Gov. Mike Dunleavy and the state’s Chief Medical Officer, Dr. Anne Zink, are doubling down on their efforts to get every eligible Alaskan injected with the experimental COVID shots.
In an Aug. 4 statement, the governor revealed that he had finally decided to get the shot himself after pressuring Alaskans to submit to it for months. Dunleavy contracted and recovered from COVID-19 in February, and made the decision to get the shot in June, he said.
Dunleavy characterized the COVID shots as a “safe, free, and widely available tool to put COVID-19 in the rearview mirror.”
Dunleavy also suggested that widespread vaccinations among those ages 12 and up are the key to returning to in-person learning for school children this fall.
His comments come on the heels of the CDC’s claims that all Americans should remain masked and social distancing, regardless of their vaccination status.
Just over half of Alaskans (ages 12 years and older) are deemed “fully vaccinated.” That amounts to 319,139 out of an estimated 731,000 residents. Some areas of the state, however, such as the Mat-Su, Kenai Peninsula and Fairbanks have much lower vaccination rates. Nevertheless, these areas have consistently shown lower transmission rates than regions with much higher vaccination rates.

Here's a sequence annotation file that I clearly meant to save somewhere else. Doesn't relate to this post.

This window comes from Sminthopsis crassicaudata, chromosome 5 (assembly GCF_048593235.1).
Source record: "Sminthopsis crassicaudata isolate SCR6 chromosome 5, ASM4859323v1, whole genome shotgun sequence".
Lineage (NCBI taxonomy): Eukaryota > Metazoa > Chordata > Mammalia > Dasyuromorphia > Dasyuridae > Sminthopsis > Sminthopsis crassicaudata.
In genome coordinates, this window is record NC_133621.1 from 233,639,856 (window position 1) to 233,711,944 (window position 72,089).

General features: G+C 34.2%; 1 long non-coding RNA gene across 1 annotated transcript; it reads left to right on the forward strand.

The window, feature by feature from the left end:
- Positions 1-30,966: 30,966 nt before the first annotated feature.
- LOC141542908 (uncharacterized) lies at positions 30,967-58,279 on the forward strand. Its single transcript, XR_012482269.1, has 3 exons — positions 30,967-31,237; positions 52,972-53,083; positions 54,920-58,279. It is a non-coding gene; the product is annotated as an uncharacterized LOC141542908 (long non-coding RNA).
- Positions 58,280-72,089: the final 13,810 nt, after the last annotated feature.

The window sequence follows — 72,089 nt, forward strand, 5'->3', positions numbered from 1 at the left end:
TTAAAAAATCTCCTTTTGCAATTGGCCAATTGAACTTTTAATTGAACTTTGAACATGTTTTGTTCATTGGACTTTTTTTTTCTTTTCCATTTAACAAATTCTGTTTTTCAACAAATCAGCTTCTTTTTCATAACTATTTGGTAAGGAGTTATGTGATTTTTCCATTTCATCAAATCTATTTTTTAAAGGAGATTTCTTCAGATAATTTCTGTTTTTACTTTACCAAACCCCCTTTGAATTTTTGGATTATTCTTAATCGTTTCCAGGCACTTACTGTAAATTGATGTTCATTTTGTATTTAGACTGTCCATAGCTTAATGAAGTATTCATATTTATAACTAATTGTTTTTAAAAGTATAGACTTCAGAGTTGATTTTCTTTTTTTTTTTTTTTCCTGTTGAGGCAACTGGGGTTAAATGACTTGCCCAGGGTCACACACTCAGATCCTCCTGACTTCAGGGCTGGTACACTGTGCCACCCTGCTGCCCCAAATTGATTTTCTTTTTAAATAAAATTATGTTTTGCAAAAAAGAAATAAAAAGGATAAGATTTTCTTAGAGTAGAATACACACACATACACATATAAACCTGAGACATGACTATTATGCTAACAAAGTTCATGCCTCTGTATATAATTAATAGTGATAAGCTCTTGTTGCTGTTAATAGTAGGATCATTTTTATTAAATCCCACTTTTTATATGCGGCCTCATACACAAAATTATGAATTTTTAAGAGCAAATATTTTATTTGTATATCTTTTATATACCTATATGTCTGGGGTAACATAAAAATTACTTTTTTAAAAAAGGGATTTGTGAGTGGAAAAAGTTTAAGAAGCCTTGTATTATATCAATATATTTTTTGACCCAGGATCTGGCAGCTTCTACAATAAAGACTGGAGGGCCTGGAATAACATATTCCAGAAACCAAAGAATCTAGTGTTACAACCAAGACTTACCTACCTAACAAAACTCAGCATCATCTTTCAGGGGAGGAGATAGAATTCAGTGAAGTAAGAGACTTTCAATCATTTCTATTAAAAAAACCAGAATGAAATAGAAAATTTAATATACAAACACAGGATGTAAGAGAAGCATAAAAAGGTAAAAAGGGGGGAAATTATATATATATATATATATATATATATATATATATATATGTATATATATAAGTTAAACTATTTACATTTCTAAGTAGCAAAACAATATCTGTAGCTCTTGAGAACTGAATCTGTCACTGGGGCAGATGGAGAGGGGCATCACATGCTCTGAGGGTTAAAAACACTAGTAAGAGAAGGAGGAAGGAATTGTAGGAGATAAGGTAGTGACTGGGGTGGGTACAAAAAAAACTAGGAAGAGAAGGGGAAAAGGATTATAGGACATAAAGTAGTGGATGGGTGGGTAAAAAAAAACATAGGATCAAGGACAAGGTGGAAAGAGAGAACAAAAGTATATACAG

Both the governor and Dr. Zink, however, see vaccines as the game changer the will return Alaska to normalcy.
“Vaccines are our best way of keeping Alaskans out of the hospitals, or heaven forbid, lose their life, to COVID,” Dr. Zink said in the Aug. 4 press release. “Nothing is more effective in fighting this virus and getting us all back to normal than this game-changing tool.”
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While the statement from the governor’s office affirms that deciding to take the experimental shots is “a personal choice,” it then insinuates that non-vaccinated Alaskans are informed by “a lot of misinformation.”
“My request to Alaskans is to talk to their personal medical provider and make the best choice for them and their families,” Dunleavy said. “I trust Alaskans to take threats to their health seriously but also rationally. That faith in Alaskans is what got us through all the prior waves of this pandemic, and it will be what ultimately defeats this virus.”
Dunleavy’s statement suggests that widespread vaccinations among those ages 12 and up are the key to returning to in-person learning for school children this fall.
“Children cannot afford to be out of the classroom another day,” Dunleavy said. “As a long-term teacher, and father to three students, I know children need to be with their peers in class to socialize and learn. There is no reason in-person learning cannot happen this school year, and happen safely.”